Showing posts from 2011

Considerations when responding to an RFI or RFP (a view from the receiving end)

Having been on the receiving end of Request for Information (RFI) and Request for Proposal (RFP) responses, from an evaluation perspective there are ways respondents can make it easier for the evaluation panel to assess what it is being proposed and ultimately have greater success on getting through to the next round. These considerations are from my experiences with Software package selection and with Delivery partner selection, but should be applicable to many other selections. 1. First impressions count. Even before the RFI/RFP response is opened, an evaluator can be swayed by the presentation of the response and the level of engagement getting there. Key considerations: Ask questions during the response period to validate any areas lacking clarity, but don’t go overboard. Make sure you meet the response times. Use good quality paper and colour (if required to present a  paper copy). Binding can make a document look classier. If the response requests that all questions a

Book Review: Six Thinking Hats by Edward de Bono

Six Thinking Hats by Edward de Bono is a very easy read and provides a good simple approach for exploring ideas and problems through thinking from different perspectives in a structured manner. There are six hats, each of which have different characteristics: White Hat: facts, figures, information Red Hat: emotions and feelings, hunch and intuition Black Hat: devil's advocate, negative judgement Yellow Hat: optimism, positivity Green Hat: creativity Blue Hat: controlling of the hats and thinking, orchestration   The idea of the hat is that a person will put on or be asked to put on a hat and to express a view from that perspective. This gets people thinking in different ways and since it is play-acting people are more willing to express views from under the security of the hat that otherwise may be left unsaid.

Exporting from OpenOffice Base database to SQL

I was wanting to export the contents and design of an Base database to SQL with the intent of migrating to MySQL. I struggled to find out how to do this, but finally found out how. To generate an SQL file that contains both the contents and the data of the database I used the following command from the “Tools –> SQL…” menu: SCRIPT 'C:\temp\file.sql' When I tried to write it to the C:\ root directory I got a security error, but using another directory worked fine. Thanks to for pointing me in the right direction. Incidentally, on my way to the final solution I also came across the following command to generate a CSV file of a table’s contents: SELECT * INTO TEXT "output_csv_file_name" FROM "table_name" The version of OpenOffice I was using was 3.3.0 – OOO330m20 (Build:9567) and I running this on a Windows 7 machine.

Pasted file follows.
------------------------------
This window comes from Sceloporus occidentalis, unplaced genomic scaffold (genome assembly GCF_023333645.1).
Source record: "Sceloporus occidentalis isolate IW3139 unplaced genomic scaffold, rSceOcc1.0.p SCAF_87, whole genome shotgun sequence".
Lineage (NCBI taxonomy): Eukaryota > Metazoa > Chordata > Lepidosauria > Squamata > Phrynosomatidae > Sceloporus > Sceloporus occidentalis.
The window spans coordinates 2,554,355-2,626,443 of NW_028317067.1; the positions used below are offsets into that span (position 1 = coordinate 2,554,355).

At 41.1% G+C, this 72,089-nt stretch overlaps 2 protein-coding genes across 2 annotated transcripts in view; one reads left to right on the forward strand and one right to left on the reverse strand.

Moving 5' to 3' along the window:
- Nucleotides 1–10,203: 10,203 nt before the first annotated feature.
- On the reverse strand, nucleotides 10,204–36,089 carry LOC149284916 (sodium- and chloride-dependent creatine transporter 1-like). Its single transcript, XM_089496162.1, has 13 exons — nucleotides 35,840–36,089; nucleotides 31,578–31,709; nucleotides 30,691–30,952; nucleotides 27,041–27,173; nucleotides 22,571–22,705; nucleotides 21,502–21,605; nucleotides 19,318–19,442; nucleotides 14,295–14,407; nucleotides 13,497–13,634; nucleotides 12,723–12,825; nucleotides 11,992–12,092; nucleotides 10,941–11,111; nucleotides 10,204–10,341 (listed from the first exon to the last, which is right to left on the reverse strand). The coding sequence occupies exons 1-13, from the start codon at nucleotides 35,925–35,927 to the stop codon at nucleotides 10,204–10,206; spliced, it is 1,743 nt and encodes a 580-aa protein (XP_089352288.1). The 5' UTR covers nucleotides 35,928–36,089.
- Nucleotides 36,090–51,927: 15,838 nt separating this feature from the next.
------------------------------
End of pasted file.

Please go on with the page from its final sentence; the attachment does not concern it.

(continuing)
NZSki is making great use of RFID to enhance customer service

I went skiing yesterday and was impressed with how NZSki is using RFID to enhance customer service. I started the day by going into the Queenstown Snowcentre to buy a ticket for the bus up to Coronet Peak. Instead I found I could buy my ticket for skiing as well, which was great. The queue was short and when I got to the counter I was asked if I had used NZSki before. I hadn’t, so the person serving me proceeded to ask my name, took my photo, and casually asked me where I was from. Before I knew it, a plastic re-usable pass for the mountain had been printed for me with my name on it, a reference number and the fact I was an Adult and Male. NB: Reference number blanked out in picture. After a 25 minute bus ride, I was at Coronet Peak and then proceeded to the chair lift. What I then found was that at every chairlift and t-bar I went to during the day there was a gate to go through where you needed to hold your pass up to (typically there were 5 gates, one for each seat). Thi

HTML5 input type does not submit name for images